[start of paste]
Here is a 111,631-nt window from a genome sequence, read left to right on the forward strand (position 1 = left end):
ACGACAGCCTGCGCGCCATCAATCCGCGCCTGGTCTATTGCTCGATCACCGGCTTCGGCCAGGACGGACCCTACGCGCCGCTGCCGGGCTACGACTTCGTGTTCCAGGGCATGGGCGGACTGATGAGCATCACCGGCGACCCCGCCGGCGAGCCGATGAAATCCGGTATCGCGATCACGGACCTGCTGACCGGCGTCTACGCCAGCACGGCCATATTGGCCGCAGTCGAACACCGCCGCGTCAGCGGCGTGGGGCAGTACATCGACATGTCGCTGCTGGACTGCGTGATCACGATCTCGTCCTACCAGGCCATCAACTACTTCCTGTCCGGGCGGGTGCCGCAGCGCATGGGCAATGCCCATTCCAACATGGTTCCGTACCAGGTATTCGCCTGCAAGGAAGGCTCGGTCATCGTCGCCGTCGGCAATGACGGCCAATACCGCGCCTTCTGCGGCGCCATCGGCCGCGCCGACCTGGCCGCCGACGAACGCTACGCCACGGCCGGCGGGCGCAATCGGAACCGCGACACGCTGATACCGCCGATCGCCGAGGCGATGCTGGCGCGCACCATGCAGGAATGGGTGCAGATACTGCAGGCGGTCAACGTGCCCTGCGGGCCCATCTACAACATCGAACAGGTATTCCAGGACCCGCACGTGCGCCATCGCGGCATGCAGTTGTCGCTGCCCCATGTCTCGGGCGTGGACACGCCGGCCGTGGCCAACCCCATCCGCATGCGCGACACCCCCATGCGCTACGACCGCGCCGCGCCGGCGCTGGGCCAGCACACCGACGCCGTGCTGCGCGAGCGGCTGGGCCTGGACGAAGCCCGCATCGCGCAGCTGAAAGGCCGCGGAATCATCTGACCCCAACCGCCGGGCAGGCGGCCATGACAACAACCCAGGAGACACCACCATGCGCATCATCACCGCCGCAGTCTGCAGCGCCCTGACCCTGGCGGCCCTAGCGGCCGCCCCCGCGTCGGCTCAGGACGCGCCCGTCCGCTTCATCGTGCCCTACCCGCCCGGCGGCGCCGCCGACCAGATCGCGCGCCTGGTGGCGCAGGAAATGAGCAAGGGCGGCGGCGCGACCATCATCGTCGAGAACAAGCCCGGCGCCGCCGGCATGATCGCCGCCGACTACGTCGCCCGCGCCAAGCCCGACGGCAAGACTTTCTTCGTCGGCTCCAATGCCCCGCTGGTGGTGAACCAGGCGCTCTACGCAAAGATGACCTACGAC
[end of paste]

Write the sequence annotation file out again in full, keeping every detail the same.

Here is a 111,631-nt window from a genome sequence, read left to right on the forward strand (position 1 = left end):
ACGACAGCCTGCGCGCCATCAATCCGCGCCTGGTCTATTGCTCGATCACCGGCTTCGGCCAGGACGGACCCTACGCGCCGCTGCCGGGCTACGACTTCGTGTTCCAGGGCATGGGCGGACTGATGAGCATCACCGGCGACCCCGCCGGCGAGCCGATGAAATCCGGTATCGCGATCACGGACCTGCTGACCGGCGTCTACGCCAGCACGGCCATATTGGCCGCAGTCGAACACCGCCGCGTCAGCGGCGTGGGGCAGTACATCGACATGTCGCTGCTGGACTGCGTGATCACGATCTCGTCCTACCAGGCCATCAACTACTTCCTGTCCGGGCGGGTGCCGCAGCGCATGGGCAATGCCCATTCCAACATGGTTCCGTACCAGGTATTCGCCTGCAAGGAAGGCTCGGTCATCGTCGCCGTCGGCAATGACGGCCAATACCGCGCCTTCTGCGGCGCCATCGGCCGCGCCGACCTGGCCGCCGACGAACGCTACGCCACGGCCGGCGGGCGCAATCGGAACCGCGACACGCTGATACCGCCGATCGCCGAGGCGATGCTGGCGCGCACCATGCAGGAATGGGTGCAGATACTGCAGGCGGTCAACGTGCCCTGCGGGCCCATCTACAACATCGAACAGGTATTCCAGGACCCGCACGTGCGCCATCGCGGCATGCAGTTGTCGCTGCCCCATGTCTCGGGCGTGGACACGCCGGCCGTGGCCAACCCCATCCGCATGCGCGACACCCCCATGCGCTACGACCGCGCCGCGCCGGCGCTGGGCCAGCACACCGACGCCGTGCTGCGCGAGCGGCTGGGCCTGGACGAAGCCCGCATCGCGCAGCTGAAAGGCCGCGGAATCATCTGACCCCAACCGCCGGGCAGGCGGCCATGACAACAACCCAGGAGACACCACCATGCGCATCATCACCGCCGCAGTCTGCAGCGCCCTGACCCTGGCGGCCCTAGCGGCCGCCCCCGCGTCGGCTCAGGACGCGCCCGTCCGCTTCATCGTGCCCTACCCGCCCGGCGGCGCCGCCGACCAGATCGCGCGCCTGGTGGCGCAGGAAATGAGCAAGGGCGGCGGCGCGACCATCATCGTCGAGAACAAGCCCGGCGCCGCCGGCATGATCGCCGCCGACTACGTCGCCCGCGCCAAGCCCGACGGCAAGACTTTCTTCGTCGGCTCCAATGCCCCGCTGGTGGTGAACCAGGCGCTCTACGCAAAGATGACCTACGAC